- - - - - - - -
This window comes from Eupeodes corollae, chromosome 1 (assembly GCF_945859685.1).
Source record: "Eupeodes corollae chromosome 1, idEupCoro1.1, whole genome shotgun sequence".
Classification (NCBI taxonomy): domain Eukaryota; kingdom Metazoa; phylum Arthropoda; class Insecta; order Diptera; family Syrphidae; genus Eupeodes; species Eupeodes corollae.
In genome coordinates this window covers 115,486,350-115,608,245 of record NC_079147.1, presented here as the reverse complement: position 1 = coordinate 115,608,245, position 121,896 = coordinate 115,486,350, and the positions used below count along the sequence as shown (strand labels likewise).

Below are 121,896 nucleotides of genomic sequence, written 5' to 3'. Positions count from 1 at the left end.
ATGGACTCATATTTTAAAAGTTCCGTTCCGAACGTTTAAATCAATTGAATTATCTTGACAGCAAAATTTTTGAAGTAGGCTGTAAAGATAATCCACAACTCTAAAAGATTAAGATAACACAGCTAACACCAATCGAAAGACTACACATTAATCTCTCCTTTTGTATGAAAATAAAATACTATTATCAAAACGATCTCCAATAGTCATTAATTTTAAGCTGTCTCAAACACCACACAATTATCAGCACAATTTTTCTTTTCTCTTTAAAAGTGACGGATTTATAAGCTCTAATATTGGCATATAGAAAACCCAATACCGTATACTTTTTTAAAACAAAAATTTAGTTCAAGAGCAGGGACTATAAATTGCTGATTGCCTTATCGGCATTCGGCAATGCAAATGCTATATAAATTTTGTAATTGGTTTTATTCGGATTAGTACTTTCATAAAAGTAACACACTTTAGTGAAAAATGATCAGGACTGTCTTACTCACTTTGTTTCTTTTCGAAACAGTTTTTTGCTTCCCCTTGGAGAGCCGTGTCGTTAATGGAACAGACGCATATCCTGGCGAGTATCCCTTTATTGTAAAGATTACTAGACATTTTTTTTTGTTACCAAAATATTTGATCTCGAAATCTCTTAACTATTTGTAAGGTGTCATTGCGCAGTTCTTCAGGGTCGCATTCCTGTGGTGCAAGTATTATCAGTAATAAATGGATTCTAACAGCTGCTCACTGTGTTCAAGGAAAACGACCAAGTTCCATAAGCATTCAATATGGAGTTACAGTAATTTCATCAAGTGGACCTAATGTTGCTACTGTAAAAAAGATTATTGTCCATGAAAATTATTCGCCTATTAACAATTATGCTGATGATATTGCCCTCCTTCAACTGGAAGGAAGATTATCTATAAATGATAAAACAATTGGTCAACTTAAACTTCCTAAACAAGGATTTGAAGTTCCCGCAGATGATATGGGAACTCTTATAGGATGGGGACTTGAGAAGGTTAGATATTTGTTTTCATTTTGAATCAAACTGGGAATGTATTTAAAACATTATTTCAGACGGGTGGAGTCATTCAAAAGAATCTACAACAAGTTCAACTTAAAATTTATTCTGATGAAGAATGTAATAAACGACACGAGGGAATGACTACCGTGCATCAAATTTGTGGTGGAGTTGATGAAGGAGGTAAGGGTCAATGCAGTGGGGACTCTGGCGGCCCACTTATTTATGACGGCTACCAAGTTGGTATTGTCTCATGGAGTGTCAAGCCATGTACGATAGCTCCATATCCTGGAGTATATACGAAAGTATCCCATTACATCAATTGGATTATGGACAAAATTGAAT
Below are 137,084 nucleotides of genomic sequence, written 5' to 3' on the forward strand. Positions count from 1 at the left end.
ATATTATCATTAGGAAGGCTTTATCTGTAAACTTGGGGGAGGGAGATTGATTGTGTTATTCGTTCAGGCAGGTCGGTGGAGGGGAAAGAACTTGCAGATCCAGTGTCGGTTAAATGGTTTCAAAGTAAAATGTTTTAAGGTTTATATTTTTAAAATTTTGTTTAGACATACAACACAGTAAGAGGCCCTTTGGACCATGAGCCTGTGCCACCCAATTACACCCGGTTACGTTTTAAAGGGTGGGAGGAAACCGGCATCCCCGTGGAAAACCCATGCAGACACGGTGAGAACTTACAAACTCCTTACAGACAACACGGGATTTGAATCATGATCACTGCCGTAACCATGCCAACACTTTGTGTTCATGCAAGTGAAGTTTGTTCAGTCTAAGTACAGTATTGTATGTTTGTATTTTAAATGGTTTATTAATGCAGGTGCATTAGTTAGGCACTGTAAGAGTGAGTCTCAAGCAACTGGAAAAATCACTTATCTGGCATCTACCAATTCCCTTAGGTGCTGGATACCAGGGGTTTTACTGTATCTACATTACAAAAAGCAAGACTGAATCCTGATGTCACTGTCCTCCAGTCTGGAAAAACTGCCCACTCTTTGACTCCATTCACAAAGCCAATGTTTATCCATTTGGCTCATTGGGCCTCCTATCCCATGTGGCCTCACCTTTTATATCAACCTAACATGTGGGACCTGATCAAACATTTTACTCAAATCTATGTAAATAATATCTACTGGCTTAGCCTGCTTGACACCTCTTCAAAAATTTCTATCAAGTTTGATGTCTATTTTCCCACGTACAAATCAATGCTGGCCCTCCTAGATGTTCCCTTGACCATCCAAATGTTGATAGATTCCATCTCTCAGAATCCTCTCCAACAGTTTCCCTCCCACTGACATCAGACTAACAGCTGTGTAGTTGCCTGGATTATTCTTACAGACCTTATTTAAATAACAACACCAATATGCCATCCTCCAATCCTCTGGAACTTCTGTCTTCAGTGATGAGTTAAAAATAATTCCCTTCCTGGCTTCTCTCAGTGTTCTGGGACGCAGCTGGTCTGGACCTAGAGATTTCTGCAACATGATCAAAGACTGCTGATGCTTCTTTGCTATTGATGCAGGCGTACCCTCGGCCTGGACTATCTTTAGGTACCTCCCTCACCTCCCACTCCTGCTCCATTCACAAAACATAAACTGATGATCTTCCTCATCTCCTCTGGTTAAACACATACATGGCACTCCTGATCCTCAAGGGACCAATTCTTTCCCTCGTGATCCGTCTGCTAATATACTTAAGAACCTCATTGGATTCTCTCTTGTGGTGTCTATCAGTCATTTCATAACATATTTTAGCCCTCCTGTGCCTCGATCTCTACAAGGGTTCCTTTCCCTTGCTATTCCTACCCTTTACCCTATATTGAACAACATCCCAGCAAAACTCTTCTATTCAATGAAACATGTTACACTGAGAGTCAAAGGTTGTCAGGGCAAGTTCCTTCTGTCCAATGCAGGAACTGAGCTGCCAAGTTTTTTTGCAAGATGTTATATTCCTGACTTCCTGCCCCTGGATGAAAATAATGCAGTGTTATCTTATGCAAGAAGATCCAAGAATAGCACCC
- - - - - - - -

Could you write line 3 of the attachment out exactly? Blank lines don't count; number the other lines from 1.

Classification (NCBI taxonomy): domain Eukaryota; kingdom Metazoa; phylum Arthropoda; class Insecta; order Diptera; family Syrphidae; genus Eupeodes; species Eupeodes corollae.